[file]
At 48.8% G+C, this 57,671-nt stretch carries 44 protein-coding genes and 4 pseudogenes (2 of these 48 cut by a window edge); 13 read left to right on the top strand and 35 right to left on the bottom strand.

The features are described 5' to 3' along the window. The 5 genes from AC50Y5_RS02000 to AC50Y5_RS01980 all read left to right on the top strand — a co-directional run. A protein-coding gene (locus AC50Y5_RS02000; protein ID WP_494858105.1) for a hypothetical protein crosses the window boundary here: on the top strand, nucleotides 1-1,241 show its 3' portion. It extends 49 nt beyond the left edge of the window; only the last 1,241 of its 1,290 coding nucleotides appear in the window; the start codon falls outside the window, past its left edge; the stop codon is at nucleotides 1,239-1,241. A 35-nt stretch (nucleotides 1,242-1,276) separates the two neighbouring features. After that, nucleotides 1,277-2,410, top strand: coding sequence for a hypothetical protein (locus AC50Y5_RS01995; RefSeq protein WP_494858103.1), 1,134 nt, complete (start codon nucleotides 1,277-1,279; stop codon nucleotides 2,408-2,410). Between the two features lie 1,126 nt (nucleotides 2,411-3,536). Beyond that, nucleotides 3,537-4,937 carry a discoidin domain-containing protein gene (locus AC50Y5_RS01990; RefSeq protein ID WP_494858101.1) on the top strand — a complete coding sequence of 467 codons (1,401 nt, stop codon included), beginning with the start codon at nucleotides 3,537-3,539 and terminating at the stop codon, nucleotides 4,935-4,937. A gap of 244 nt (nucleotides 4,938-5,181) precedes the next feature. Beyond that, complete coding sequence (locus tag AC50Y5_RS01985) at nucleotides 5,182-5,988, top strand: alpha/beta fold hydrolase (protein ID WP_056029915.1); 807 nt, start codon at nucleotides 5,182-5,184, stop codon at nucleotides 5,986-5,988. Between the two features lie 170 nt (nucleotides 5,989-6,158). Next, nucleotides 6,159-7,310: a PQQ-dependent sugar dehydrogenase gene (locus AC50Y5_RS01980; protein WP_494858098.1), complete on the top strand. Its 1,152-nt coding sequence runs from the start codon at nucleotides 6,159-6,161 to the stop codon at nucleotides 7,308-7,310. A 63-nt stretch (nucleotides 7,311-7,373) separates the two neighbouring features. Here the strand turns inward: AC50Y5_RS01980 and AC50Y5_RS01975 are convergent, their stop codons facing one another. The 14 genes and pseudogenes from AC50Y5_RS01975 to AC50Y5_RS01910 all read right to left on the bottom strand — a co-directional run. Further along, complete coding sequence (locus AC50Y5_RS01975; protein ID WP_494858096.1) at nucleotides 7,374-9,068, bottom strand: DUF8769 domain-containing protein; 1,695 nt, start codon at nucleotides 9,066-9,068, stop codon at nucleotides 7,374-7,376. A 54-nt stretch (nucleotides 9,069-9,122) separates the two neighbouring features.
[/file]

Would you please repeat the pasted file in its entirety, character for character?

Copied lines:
At 48.8% G+C, this 57,671-nt stretch carries 44 protein-coding genes and 4 pseudogenes (2 of these 48 cut by a window edge); 13 read left to right on the top strand and 35 right to left on the bottom strand.

The features are described 5' to 3' along the window. The 5 genes from AC50Y5_RS02000 to AC50Y5_RS01980 all read left to right on the top strand — a co-directional run. A protein-coding gene (locus AC50Y5_RS02000; protein ID WP_494858105.1) for a hypothetical protein crosses the window boundary here: on the top strand, nucleotides 1-1,241 show its 3' portion. It extends 49 nt beyond the left edge of the window; only the last 1,241 of its 1,290 coding nucleotides appear in the window; the start codon falls outside the window, past its left edge; the stop codon is at nucleotides 1,239-1,241. A 35-nt stretch (nucleotides 1,242-1,276) separates the two neighbouring features. After that, nucleotides 1,277-2,410, top strand: coding sequence for a hypothetical protein (locus AC50Y5_RS01995; RefSeq protein WP_494858103.1), 1,134 nt, complete (start codon nucleotides 1,277-1,279; stop codon nucleotides 2,408-2,410). Between the two features lie 1,126 nt (nucleotides 2,411-3,536). Beyond that, nucleotides 3,537-4,937 carry a discoidin domain-containing protein gene (locus AC50Y5_RS01990; RefSeq protein ID WP_494858101.1) on the top strand — a complete coding sequence of 467 codons (1,401 nt, stop codon included), beginning with the start codon at nucleotides 3,537-3,539 and terminating at the stop codon, nucleotides 4,935-4,937. A gap of 244 nt (nucleotides 4,938-5,181) precedes the next feature. Beyond that, complete coding sequence (locus tag AC50Y5_RS01985) at nucleotides 5,182-5,988, top strand: alpha/beta fold hydrolase (protein ID WP_056029915.1); 807 nt, start codon at nucleotides 5,182-5,184, stop codon at nucleotides 5,986-5,988. Between the two features lie 170 nt (nucleotides 5,989-6,158). Next, nucleotides 6,159-7,310: a PQQ-dependent sugar dehydrogenase gene (locus AC50Y5_RS01980; protein WP_494858098.1), complete on the top strand. Its 1,152-nt coding sequence runs from the start codon at nucleotides 6,159-6,161 to the stop codon at nucleotides 7,308-7,310. A 63-nt stretch (nucleotides 7,311-7,373) separates the two neighbouring features. Here the strand turns inward: AC50Y5_RS01980 and AC50Y5_RS01975 are convergent, their stop codons facing one another. The 14 genes and pseudogenes from AC50Y5_RS01975 to AC50Y5_RS01910 all read right to left on the bottom strand — a co-directional run. Further along, complete coding sequence (locus AC50Y5_RS01975; protein ID WP_494858096.1) at nucleotides 7,374-9,068, bottom strand: DUF8769 domain-containing protein; 1,695 nt, start codon at nucleotides 9,066-9,068, stop codon at nucleotides 7,374-7,376. A 54-nt stretch (nucleotides 9,069-9,122) separates the two neighbouring features.